Physics exercises_solution: Chapter 41

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Physics exercises_solution: Chapter 41

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Bộ tài liệu bài tập tham khảo môn vật lý bậc đại học bằng tiếng anh Chapter 41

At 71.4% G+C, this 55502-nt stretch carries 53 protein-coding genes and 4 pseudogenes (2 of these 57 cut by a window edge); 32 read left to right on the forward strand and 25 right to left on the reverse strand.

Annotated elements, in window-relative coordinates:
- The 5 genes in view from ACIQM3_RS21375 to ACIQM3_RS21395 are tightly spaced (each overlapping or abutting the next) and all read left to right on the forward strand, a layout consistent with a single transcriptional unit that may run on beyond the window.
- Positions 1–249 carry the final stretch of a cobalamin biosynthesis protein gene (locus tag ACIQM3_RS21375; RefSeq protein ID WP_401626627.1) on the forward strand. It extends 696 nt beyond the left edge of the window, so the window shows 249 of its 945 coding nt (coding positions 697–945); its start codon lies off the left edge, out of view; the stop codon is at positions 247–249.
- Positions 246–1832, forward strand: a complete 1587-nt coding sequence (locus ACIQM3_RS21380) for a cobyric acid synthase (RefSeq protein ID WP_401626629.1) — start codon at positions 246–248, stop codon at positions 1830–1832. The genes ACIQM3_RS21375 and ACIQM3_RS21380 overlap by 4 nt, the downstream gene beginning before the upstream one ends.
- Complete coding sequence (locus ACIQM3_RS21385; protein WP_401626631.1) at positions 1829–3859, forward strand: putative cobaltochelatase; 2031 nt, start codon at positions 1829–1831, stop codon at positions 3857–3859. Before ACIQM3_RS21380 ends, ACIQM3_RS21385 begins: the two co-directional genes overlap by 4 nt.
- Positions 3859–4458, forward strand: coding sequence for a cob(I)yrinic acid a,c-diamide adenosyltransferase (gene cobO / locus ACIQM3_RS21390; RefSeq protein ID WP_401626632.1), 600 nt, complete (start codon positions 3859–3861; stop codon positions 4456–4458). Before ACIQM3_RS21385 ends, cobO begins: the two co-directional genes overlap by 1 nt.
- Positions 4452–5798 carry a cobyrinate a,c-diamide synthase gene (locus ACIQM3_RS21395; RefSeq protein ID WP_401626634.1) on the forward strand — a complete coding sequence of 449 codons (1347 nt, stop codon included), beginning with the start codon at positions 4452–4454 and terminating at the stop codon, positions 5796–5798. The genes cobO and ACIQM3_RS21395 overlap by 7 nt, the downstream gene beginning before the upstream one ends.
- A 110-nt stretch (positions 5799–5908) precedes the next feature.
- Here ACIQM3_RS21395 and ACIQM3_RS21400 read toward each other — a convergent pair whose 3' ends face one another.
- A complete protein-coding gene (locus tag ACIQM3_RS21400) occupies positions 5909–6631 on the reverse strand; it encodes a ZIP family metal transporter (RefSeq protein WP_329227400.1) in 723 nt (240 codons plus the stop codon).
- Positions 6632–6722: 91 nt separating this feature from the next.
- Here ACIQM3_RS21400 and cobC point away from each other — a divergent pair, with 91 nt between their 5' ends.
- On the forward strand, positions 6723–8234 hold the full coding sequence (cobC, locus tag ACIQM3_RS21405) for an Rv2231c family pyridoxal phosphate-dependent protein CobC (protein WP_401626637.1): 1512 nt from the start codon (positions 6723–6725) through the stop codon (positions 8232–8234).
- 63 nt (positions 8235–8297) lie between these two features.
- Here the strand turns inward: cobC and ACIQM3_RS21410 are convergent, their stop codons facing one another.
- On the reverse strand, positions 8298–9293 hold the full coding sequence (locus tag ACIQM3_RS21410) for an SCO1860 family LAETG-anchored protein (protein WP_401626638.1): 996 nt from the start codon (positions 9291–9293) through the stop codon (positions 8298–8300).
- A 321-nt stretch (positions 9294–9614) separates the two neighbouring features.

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  1. 2 2  L   4.716  10 J  s  34 41.1: L  l (l  1)  l (l  1)       34       1.054  10 J  s   l (l  1)  20.0  l  4. 41.2: a) mlmax  2, so Lzmax  2. b) l (l  1)  6  2.45. c) The angle is arccos  Lz  m     arccos l , and the angles are, for ml  2 to ml  2, 144.7, 114.1, 90.0,  L  6 65.9, 35.3. The angle corresponding to ml  l will always be larger for larger l . 41.3: L  l (l  1). The maximum orbital quantum number l  n  1. So if : n2 l 1  L  l (l  1)   2  1.41 n  20 l  19  L  19(20)   19.49 n  200 l  199  L  199(200)   199.5 The maximum angular momentum value gets closer to the Bohr model value the larger the value of n. 41.4: The (l , ml ) combinations are (0, 0), (1, 0), (1,  1) , (2, 0), (2,  1), (2,  2), (3, 0), (3,  1), (3,  2), (3,  3), (4, 0), (4,  1), (4,  2), (4,  3), and (4,  4), a total of 25. 13.60 eV b) Each state has the same energy ( n is the same),   0.544 eV. 25 1 q1q 2  1 (1.60  10 19 C) 2 41.5: U  .   2.3  10 18 J 4πε0 r 4πε0 1.0  10 10 m  2.3  10 18 J   14.4 eV. 1.60  10 19 J eV 41.6: a) As in Example 41.3, the probability is a 2 a/2 4  ar 2 a 2 r a 3   2 r a  P | ψ1s | 4πr dr  3 2 2    2  2  4 e   0 a   0 1 5e  1  0.0803. 2 b) The difference in the probabilities is (1  5e 2 )  (1  (5 2)e 1 )  (5 2)(e 1  2e 2 )  0.243.